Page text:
In this case Amy’s shocking secret, kept from David since his earliest youth, is that he was adopted by the Haller family. It’s no tragedy that David was taken into the home of a family that tried its best to raise him.
The agonizing irony is that David’s true parentage must hold the original ingredients to the uncontrollable internal horrors he has faced after a lifetime without anyone who could understand him.
A final irony is that the closest person to him that could understand him now may be Walter -- the same “creepy guy with the perm” also known as The Eye.
The Eye also seems able to see from far distances and is even able to take over the body of Rudy (Brad Mann, also of FX’s Fargo), the same apparently telekinetic mutant who was shown helping bust David out of Division 3’s swimming pool at the end of chapter one.
All that can be done at that point is to retreat to the shining but deceptive safety of the White Room. Once the devil with the yellow eyes has colonized this last hiding place the entire structure collapses.
The ending of tonight’s Legion will likely be discussed for a long time. Fan anticipation for a finale reveal that David’s still in Clockworks, and the events were in his imagination, has been building since before the first episode even ended. A pre-backlash even began forming among certain skeptics -- haven’t there been enough shows relying solely on a reality-shifting twist in the first season’s last episodes lately?
Legion blows right past these questions in the way that only it can. The element that Syd adds to the mixture is impossible to identify until it’s too late -- yet also earlier than expected.
Though nothing is ever certain in this story, the apparent revelation that the Summerland events -- and who knows what else -- are in HER head, but that David has a basis in reality, should make anyone wonder: What else does Syd know?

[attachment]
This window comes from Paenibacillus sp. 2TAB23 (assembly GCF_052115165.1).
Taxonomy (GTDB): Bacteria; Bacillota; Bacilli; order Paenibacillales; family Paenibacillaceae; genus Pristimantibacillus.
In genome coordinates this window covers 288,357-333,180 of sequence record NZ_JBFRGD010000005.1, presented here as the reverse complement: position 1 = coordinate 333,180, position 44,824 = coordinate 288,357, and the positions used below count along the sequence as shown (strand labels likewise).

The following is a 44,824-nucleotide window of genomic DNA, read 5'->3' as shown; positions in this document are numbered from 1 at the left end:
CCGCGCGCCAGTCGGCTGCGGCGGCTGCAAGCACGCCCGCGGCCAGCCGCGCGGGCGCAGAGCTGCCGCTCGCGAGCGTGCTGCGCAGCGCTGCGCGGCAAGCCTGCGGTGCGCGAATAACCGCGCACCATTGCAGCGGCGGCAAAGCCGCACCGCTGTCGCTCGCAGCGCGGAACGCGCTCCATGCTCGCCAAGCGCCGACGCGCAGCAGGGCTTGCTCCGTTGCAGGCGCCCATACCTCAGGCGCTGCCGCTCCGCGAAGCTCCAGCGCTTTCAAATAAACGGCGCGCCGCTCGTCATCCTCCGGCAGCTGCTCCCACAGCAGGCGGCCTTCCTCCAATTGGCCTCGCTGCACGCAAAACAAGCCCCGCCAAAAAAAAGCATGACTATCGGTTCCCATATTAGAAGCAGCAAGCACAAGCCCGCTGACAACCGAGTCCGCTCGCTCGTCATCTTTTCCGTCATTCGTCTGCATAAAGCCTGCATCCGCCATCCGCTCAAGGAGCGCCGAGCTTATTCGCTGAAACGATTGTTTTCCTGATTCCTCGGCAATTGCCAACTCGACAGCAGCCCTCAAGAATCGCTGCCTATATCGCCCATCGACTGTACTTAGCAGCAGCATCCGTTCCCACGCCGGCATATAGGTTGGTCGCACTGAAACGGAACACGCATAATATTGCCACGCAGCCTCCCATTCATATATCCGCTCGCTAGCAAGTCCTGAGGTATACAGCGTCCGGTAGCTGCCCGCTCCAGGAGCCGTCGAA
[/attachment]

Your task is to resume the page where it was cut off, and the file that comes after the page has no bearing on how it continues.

With three episodes remaining in this spiraling first season, fans are promised that Legion’s breakneck pace will continue. The standard model for a season of comic book television has been upended.
But who teaches us to be normal when we’re one of a kind?
- Soundtracking Syd and friends’ arrival at Division 3, “The Daily Mail” is one of Radiohead’s true latter-day treasures. The band has a mixed history of their most famous songs appearing unexpectedly, but tonight’s surprise record spin is a striking sequence that thankfully won’t be forgotten.
- Some things bear repeating: as mentioned in our first recap, Don DeLillo’s play The Day Room also takes place in a psychiatric hospital, and its twist ending is that its second act takes place before its first. The room where David kissed Syd and changed bodies in the first episode is called “the day room” as well. Check your local library (but hurry up because it’ll be gone soon).
- Peter Calloway penned tonight’s episode, returning after having also written the third chapter. Both have elegantly upended what seemed to be true about David’s past. What will his future hold next?
- Along with the Summerland characters, and Aubrey Plaza’s Lenny (or lookalikes), The Man in All His Clothes is present at the group therapy conclusion. He was present for David and Syd’s meeting in chapter one as well.
The gorgeous repeating tune for some of Syd’s most important moments is “David and Syd” by soundtrack composer Jeff Russo. There’s a reason these tracks have fans raving and seeing visions. The tune’s original meaning takes a new shape each time it’s heard in the show.
Luckily, the original soundtrack is available with bonuses on ComicBook.com.
-- Zach Ellin will provide coverage Legion coverage for ComicBook.com throughout the entire season of the show. Follow him on Twitter for more of his insights.